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    Photography with Chris Morgan

    Location: 

    Hunnewell Building, Arnold Arboretum, 125 Arborway, Boston

    Chris Morgan is fascinated by the patterns and textures in nature, the shapes of trees, and the movements of birds. He captures these beautifully in his photographs, which were on display at the Arnold Arboretum in the winter of 2019.

    In this program, Chris will discuss his photographic interests and methods in the classroom and then move outdoors to demonstrate his techniques. Class participants will be able to learn alongside Chris, evaluating views, debating camera angles, and considering focal points in order to shoot better images. Participants should bring their...

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    Open House Lecture: Frida Escobedo, "Split Subject"

    Location: 

    Harvard Graduate School of Design, Gund Hall, Piper Auditorium, 48 Quincy St., Cambridge

    Please join the Harvard Graduate School of Design for an open house lecture, "Split Subject," with Frida Escobedo. 

    Frida Escobedo is principal and founder of an architecture and design studio based in Mexico City. The projects produced at the studio operate within a theoretical framework that addresses time not as a historical calibration, but rather a social operation. This expanded temporal reading stems directly from Henri Bergson’s notion of ‘social time,’ and is articulated in conceptual works such as the El Eco Pavilion (2010), Split Subject (2013) and Civic Stage...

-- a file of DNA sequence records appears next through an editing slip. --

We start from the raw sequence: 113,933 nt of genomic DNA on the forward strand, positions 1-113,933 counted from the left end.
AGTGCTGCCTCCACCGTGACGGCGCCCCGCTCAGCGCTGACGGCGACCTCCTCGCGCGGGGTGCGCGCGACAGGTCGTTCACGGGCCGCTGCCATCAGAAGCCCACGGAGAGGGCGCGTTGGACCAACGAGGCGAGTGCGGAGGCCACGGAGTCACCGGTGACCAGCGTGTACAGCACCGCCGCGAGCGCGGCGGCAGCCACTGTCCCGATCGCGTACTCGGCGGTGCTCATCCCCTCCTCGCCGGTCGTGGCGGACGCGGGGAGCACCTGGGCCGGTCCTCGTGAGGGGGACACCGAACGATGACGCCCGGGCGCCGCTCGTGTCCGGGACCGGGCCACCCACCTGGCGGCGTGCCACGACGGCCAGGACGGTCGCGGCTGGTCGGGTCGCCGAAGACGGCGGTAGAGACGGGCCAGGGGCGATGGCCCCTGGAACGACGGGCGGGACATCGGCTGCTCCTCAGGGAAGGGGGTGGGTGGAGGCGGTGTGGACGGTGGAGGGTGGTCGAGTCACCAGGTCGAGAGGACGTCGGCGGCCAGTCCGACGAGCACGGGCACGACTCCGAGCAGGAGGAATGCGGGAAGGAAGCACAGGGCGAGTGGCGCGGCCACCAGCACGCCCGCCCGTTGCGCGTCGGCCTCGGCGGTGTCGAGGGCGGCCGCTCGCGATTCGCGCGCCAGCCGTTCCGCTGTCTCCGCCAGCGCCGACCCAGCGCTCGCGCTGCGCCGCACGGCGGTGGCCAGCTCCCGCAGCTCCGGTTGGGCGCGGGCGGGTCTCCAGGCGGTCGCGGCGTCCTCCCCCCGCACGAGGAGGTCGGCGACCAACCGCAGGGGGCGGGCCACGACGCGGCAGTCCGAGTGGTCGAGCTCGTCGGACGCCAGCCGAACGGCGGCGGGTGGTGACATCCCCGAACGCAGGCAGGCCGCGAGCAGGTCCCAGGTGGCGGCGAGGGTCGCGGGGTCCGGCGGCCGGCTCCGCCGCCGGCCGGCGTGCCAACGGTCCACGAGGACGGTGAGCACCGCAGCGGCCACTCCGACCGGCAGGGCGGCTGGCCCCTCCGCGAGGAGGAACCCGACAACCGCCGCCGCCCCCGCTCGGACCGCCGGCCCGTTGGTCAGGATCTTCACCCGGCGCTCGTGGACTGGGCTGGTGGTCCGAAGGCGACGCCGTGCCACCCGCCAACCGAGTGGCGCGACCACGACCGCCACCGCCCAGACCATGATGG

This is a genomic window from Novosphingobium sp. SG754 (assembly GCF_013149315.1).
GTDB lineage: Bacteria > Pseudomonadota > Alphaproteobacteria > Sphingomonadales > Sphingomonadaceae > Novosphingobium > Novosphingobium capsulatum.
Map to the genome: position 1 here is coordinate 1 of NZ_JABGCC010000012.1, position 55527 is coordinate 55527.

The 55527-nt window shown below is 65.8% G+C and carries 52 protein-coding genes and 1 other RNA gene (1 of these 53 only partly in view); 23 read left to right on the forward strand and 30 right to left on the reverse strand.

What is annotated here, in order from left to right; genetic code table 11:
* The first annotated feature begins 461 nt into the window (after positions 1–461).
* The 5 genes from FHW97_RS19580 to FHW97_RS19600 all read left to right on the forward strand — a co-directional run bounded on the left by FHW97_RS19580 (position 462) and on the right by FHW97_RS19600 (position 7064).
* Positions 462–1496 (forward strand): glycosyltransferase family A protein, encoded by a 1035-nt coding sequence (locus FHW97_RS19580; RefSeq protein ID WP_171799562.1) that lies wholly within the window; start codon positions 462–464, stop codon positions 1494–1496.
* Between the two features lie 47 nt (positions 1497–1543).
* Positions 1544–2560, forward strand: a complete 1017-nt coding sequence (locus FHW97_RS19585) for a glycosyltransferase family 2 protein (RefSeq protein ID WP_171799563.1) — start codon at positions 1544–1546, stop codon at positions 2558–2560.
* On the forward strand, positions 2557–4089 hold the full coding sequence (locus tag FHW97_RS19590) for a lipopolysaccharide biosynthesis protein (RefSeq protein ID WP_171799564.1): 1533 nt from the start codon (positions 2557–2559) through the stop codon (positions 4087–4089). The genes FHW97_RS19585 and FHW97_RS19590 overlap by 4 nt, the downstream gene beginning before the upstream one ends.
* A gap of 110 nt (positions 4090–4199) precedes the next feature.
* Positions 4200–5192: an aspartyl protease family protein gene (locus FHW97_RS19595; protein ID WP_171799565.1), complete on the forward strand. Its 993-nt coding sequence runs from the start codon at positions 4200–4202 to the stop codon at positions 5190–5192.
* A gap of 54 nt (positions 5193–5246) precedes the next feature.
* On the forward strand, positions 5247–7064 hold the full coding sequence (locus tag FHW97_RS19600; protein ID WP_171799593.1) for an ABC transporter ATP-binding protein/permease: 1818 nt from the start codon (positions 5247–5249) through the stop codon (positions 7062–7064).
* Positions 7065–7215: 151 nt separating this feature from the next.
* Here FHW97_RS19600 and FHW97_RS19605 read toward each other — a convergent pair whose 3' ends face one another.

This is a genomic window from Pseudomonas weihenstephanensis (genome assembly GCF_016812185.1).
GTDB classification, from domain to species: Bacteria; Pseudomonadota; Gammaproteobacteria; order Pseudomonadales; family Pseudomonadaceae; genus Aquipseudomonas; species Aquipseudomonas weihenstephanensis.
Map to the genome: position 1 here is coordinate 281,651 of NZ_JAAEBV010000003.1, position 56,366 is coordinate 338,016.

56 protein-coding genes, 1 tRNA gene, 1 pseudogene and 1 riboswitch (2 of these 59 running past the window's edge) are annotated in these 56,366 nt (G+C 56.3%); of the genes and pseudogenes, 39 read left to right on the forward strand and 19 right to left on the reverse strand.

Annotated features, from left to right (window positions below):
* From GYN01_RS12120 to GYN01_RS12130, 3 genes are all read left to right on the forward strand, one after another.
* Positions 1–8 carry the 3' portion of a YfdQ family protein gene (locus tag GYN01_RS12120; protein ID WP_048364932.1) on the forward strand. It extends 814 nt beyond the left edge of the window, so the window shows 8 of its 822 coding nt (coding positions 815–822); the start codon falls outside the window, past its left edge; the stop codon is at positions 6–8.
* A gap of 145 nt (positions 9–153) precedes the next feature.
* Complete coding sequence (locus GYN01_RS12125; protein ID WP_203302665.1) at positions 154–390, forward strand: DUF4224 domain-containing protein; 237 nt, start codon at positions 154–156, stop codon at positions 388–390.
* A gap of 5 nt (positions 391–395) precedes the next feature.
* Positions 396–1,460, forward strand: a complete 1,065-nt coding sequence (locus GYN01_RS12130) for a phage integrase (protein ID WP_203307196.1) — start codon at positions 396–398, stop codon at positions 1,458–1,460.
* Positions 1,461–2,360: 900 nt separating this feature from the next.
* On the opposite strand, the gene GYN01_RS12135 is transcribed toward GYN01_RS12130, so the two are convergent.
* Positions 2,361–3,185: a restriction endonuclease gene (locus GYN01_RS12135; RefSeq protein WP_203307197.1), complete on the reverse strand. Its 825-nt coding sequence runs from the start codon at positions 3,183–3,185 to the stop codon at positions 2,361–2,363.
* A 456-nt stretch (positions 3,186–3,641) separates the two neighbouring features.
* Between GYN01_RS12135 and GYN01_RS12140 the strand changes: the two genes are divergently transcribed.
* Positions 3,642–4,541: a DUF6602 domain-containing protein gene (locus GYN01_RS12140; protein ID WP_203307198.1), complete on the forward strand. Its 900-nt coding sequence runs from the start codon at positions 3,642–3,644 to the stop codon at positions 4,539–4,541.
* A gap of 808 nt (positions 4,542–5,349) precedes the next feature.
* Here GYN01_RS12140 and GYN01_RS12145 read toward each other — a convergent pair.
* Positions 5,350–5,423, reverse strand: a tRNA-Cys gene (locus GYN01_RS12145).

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    Lecture: Yael Bartana

    Location: 

    Harvard Graduate School of Design, Gund Hall, Piper Auditorium, 48 Quincy St., Cambridge

    Please join the Harvard Graduate School of Design for a lecture by Yael Bartana, marking the opening of the exhibition Love in a Mist (and the politics of Fertility), which will be on view in the Druker Design Gallery from October 28–December 20, 2019. The lecture will be followed by a reception in the gallery.

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    The Peril and Promise of Solar Geoengineering

    Location: 

    Geological Lecture Hall, 24 Oxford St., Cambridge

    Solar geoengineering research aims to reduce the impacts of global climate change. One possibility is to put aerosols into the stratosphere to alter Earth’s energy budget. This emerging technology entails risks and uncertainties, along with serious challenges to global governance. The greatest threat, perhaps, is that it will be used as a technical fix and encourage people to avoid the emissions cuts that are fundamental to curbing long-term climate risks.

    Lecturer David Keith will describe the simple physics underlying the climate’s response to stratospheric aerosols, the...